The “B” on Brian’s name is quite different from 2 to 3 as is the “R” in Roger’s name; and even John’s first name is almost completely different. So how do you know a signature is fake if their own handwriting changes over time and you weren’t there to witness it firsthand? That is a problem, according to Clive Farahar:

Human error – the fact real handwriting varies over time and in different circumstances - can make real and fake signatures extremely hard to validate or dismiss. Autographs by the Beatles are notoriously hard to authenticate. “You can’t recognise a lot of signatures done at stage doors. It looks like John Lennon but it could be anybody. If you walked out of a theatre as you signed your name, it would look dodgy,” says Mr Farahar.

So back to my Certificate of Authenticity issued by the Las Vegas dealer . . . 

It claims the signatures are authentic (signed at the Seattle concert) and my discussion with the sales rep included the integrity of their suppliers, so did I end up with an album of fake autographs? I’m not sure either way at this point. I’ll still go ahead and get my Game album framed up along with some other Game-era paraphernalia I’ve got kicking around. Whatever the authenticity, it is now part of my collection with a history of its own. 

I suppose the money-back guarantee offered by Antiquities International is always an option but I’d need to find a licensed and certified handwriting expert, pay between $50 and $400 for an analysis, and then pay to send the original cover back to Vegas. For the $600US I paid for the cover, I’ll settle for whatever the authenticity happens to be, which is a mystery at this point.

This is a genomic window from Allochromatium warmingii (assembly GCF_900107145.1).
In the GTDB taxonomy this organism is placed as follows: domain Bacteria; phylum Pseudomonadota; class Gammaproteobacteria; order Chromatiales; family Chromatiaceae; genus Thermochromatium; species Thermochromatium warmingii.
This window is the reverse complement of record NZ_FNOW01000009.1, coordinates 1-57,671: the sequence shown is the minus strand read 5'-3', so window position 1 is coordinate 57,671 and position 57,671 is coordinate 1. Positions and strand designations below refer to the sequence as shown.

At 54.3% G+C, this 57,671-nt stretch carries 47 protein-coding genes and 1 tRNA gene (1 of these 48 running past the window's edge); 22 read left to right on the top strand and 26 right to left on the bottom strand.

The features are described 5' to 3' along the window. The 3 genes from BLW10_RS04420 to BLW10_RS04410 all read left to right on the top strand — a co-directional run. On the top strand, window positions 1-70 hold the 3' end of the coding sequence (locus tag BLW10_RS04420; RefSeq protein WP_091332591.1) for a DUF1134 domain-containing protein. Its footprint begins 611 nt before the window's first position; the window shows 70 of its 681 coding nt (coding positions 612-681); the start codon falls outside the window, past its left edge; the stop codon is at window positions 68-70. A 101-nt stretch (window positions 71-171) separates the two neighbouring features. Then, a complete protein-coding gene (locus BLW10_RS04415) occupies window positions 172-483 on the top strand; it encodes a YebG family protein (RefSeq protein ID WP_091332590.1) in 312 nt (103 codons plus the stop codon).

1. Sorry, horrible fakes:

  2. Yeah, you're probably right, Orco. Is it your opinion that the Vegas dealer routinely sells fakes? Just curious.

  3. Hi Patrick,

    First of all I'd like to point out that the "A Night At The Opera" signatures are forgeries as well.

    Then, about the Vegas dealer... I personally wouldn't buy anything from him. First of all he actually sold at least a forged item -yours, sadly.

    The pictures of the items for sale on his website are way too small to talk about genuinity; and this may not be by sheer coincidence. Lastly, they have too many first class signed items: 10-15 Beatles fully signed Lps? And that cheap? Mmm...

    PERSONALLY, I wouldn't buy a thing there.



  4. Fair enough, Orco. Thanks for elaborating.

  5. I know this is an old one but your Queen album is as fake asit can get. Seems who ever signed it never saw a genium signature of the bad. Epperson as a third party will give you a quick opinion on that for 15US$ that should be enough.

    1. Thanks for the suggestion, A. I'll give it some thought.

  6. Yeah, Its a fake. I purchased a Marilyn Monroe signature from Antiquities of Las Vegas, found out it was fake by 5 experts 3 from Antiques Roadshow, and they still won't refund my $2000.
    Antiquities should be investigated for fraud!!!

    1. Yeah, it seems that Antiquities has quite the shady reputation, all things considered. I didn't spend as much as you and attempting to get a refund would be unrealistic given my proximity to Vegas these days, so I guess I'll chalk it up as a life lesson.